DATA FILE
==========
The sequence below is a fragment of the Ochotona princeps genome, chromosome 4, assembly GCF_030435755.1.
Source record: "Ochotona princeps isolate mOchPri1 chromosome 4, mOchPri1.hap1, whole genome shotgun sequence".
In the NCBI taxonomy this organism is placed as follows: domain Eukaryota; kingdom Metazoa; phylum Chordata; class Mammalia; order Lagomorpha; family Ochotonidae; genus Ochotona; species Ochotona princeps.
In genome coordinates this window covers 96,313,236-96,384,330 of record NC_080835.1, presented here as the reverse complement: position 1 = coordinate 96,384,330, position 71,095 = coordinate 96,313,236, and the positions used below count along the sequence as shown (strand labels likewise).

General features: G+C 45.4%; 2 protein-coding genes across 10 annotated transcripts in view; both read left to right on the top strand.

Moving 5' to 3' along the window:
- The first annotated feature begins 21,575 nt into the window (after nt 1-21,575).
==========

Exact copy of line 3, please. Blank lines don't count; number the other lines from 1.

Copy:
In the NCBI taxonomy this organism is placed as follows: domain Eukaryota; kingdom Metazoa; phylum Chordata; class Mammalia; order Lagomorpha; family Ochotonidae; genus Ochotona; species Ochotona princeps.